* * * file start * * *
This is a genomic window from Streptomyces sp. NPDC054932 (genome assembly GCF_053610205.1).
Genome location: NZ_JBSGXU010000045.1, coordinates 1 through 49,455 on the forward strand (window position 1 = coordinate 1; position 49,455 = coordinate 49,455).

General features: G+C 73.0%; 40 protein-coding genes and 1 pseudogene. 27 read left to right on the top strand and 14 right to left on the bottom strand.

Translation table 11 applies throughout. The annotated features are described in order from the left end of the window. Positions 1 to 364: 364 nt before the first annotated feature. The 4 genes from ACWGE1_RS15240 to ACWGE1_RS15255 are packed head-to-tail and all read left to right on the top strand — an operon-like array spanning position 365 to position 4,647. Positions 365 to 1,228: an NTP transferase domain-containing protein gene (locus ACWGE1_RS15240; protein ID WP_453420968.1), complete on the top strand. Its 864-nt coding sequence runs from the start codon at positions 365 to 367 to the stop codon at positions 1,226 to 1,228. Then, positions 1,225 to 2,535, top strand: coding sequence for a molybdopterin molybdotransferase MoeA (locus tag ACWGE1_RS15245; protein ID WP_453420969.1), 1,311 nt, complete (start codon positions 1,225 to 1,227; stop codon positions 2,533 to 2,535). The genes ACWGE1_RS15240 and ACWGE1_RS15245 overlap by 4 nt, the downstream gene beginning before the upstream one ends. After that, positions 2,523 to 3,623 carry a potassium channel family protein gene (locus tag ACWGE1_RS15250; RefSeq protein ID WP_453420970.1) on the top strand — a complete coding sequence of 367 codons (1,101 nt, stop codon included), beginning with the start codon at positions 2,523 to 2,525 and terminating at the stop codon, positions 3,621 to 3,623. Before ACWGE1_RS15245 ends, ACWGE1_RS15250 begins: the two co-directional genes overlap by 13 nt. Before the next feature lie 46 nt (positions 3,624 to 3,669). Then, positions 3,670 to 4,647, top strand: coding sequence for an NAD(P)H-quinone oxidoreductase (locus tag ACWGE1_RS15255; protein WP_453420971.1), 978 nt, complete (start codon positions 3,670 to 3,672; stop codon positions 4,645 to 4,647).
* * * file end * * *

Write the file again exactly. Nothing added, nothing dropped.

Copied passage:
This is a genomic window from Streptomyces sp. NPDC054932 (genome assembly GCF_053610205.1).
Genome location: NZ_JBSGXU010000045.1, coordinates 1 through 49,455 on the forward strand (window position 1 = coordinate 1; position 49,455 = coordinate 49,455).

General features: G+C 73.0%; 40 protein-coding genes and 1 pseudogene. 27 read left to right on the top strand and 14 right to left on the bottom strand.

Translation table 11 applies throughout. The annotated features are described in order from the left end of the window. Positions 1 to 364: 364 nt before the first annotated feature. The 4 genes from ACWGE1_RS15240 to ACWGE1_RS15255 are packed head-to-tail and all read left to right on the top strand — an operon-like array spanning position 365 to position 4,647. Positions 365 to 1,228: an NTP transferase domain-containing protein gene (locus ACWGE1_RS15240; protein ID WP_453420968.1), complete on the top strand. Its 864-nt coding sequence runs from the start codon at positions 365 to 367 to the stop codon at positions 1,226 to 1,228. Then, positions 1,225 to 2,535, top strand: coding sequence for a molybdopterin molybdotransferase MoeA (locus tag ACWGE1_RS15245; protein ID WP_453420969.1), 1,311 nt, complete (start codon positions 1,225 to 1,227; stop codon positions 2,533 to 2,535). The genes ACWGE1_RS15240 and ACWGE1_RS15245 overlap by 4 nt, the downstream gene beginning before the upstream one ends. After that, positions 2,523 to 3,623 carry a potassium channel family protein gene (locus tag ACWGE1_RS15250; RefSeq protein ID WP_453420970.1) on the top strand — a complete coding sequence of 367 codons (1,101 nt, stop codon included), beginning with the start codon at positions 2,523 to 2,525 and terminating at the stop codon, positions 3,621 to 3,623. Before ACWGE1_RS15245 ends, ACWGE1_RS15250 begins: the two co-directional genes overlap by 13 nt. Before the next feature lie 46 nt (positions 3,624 to 3,669). Then, positions 3,670 to 4,647, top strand: coding sequence for an NAD(P)H-quinone oxidoreductase (locus tag ACWGE1_RS15255; protein WP_453420971.1), 978 nt, complete (start codon positions 3,670 to 3,672; stop codon positions 4,645 to 4,647).